Archive for the ‘Columns’ Category

IT’S beginning to look a lot like that time of year when couples fight about their families. The festive season is upon us, with all the high expectations for fun times and sacks of raised hopes of family togetherness. If the prospect of spending holiday time with your partner’s family is about as attractive as shingles, take heart, there are ways to thrive in their difficult territory. I asked one of the best family relationship specialists around, psychologist and best-selling author Harriet Lerner, to help with some tips on how to be your best self under trying festive circumstances.

You can read the rest of the article at news.com.au right here

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d8678d2b3c65270e38531cec24739141Selfish, damaged, cold-hearted, shallow, overeducated and greedy. Women who choose not to have children are often labelled in these ways by everyone from the Pope to their co-workers.

Australian women experience marked social exclusion if they choose to remain childless – and it’s the choice part of the equation that leads to their deviant status. While all childless women experience some exclusion, women who have rejected the traditional ideal of motherhood are at the greatest risk of social disconnection. It is the very act of making a conscious and public choice to reject the role of mother that is overtly or tacitly criticised.


you can read the rest of this article here at the conversation.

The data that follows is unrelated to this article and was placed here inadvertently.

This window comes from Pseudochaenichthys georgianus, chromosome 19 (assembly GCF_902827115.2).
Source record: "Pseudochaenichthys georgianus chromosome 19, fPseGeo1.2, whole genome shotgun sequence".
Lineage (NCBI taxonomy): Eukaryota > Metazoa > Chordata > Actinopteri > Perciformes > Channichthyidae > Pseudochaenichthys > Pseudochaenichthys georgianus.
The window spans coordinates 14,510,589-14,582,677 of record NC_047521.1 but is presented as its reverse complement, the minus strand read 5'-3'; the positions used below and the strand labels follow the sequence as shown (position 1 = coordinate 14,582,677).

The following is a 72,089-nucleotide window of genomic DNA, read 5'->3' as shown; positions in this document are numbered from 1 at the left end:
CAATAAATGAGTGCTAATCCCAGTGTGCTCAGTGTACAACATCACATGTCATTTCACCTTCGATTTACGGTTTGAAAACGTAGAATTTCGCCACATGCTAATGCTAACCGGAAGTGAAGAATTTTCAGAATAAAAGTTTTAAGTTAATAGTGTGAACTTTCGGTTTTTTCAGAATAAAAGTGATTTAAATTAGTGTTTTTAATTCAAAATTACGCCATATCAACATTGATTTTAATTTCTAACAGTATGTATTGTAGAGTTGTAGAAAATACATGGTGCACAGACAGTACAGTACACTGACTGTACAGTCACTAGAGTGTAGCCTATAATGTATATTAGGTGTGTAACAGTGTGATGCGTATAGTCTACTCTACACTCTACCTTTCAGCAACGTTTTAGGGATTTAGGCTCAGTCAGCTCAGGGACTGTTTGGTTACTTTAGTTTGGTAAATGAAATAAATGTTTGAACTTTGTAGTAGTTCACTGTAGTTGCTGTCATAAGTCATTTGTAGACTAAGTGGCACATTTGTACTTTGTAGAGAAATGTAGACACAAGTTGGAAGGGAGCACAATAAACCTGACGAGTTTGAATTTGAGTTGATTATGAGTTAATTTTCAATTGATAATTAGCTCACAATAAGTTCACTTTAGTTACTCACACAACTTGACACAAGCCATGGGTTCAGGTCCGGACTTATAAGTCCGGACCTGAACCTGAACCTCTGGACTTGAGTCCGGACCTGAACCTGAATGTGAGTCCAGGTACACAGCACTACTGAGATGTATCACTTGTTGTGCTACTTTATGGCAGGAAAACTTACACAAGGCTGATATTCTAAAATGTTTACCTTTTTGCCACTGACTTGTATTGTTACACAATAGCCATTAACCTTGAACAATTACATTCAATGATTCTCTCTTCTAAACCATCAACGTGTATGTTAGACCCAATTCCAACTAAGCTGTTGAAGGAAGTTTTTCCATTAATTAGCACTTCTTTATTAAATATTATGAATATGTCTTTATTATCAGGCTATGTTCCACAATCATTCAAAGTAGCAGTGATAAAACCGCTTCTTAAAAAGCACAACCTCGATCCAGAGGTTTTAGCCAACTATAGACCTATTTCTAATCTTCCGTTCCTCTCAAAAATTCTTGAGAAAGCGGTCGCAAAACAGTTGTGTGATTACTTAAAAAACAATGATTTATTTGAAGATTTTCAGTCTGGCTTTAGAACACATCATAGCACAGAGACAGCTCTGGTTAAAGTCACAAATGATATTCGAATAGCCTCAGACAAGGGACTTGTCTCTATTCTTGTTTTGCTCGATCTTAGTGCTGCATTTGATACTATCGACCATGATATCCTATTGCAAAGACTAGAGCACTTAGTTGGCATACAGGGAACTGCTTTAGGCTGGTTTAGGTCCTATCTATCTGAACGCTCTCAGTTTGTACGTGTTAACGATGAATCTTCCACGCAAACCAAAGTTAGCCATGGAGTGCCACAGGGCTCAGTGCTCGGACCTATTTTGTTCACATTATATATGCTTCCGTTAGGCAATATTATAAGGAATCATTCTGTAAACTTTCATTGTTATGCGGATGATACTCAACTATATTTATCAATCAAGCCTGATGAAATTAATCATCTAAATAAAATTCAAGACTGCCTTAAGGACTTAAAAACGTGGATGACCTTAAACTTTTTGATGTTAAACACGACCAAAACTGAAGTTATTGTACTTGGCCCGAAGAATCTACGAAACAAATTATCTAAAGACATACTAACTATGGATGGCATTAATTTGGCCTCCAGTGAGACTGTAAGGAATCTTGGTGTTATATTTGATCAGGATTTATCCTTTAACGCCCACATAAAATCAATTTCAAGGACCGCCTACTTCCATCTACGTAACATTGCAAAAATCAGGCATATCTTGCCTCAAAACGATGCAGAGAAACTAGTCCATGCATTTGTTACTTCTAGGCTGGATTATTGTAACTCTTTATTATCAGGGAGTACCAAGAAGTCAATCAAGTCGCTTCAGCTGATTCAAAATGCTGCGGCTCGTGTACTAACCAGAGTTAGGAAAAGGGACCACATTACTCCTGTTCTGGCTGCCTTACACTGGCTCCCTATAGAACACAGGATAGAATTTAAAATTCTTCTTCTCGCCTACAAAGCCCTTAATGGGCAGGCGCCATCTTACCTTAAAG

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I am in the business of listening. Two days a week I settle into my chair in an act of mundane surrender. For the most part I am here to listen. But sitting like a slowly softening pat of butter will not do nicely. Like trying to meditate, listening is fraught with trivial and pressing distractions. I get carried off by my own concerns, the day-to-day detritus, things I’ve forgotten to do, mistakes it’s too late to repair, my knee that’s hurting again, the flash of the iPad on the desk with a message from my daughter.

Today as you talk, I feel your desperate need for an answer. Can you really leave your ageing mother, your autistic sister, and finally live on your own? I leave you as I weigh up the options on your behalf. Moving into territory that can be none of my business, waylaid from paying you attention by my own fear of your seemingly impossible situation. I must come back to you, to what you’re saying, come back to hearing you. And just as I do, your tongue slips, and instead of saying you’ll finally be able to leave when it’s your wedding day, a tired old family story, you say funeral. And we’re jolted awake, conscious, our eyes meeting, yours large and dark, mine smaller and light, that you’re dying there in that crumbling house caring for ingrates. And your decision comes closer to taking care of itself, finally fuelled by fires that have so far been hidden, unheard.

you can read the rest of this piece here John_William_Waterhouse_-_Thisbe_1909 at Meanjin.

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One of the more common pieces of advice given to new dads is to “learn by doing”. Think too much – as several comments to a recent Guardian piece on fatherhood argued – and you risk prejudicing the father-child relationship with ideology, psychological projections or other cerebral mess.

It’s not terrible advice but it rests on a key assumption: that parents emerge into their role the same way behavioural psychologists see their children, tabula rasa. But parents are not blank slates (nor, arguably, are kids). They inherit ideas, techniques and philosophies of parenting well before any “on the job” training starts.

you can read the rest of this article here at the guardian.

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One of our most persistent psychological myths is that what doesn’t kill us makes us stronger. Abuse and disadvantage in fact have the opposite effect. We are weakened, and in some cases permanently diminished by significant traumas.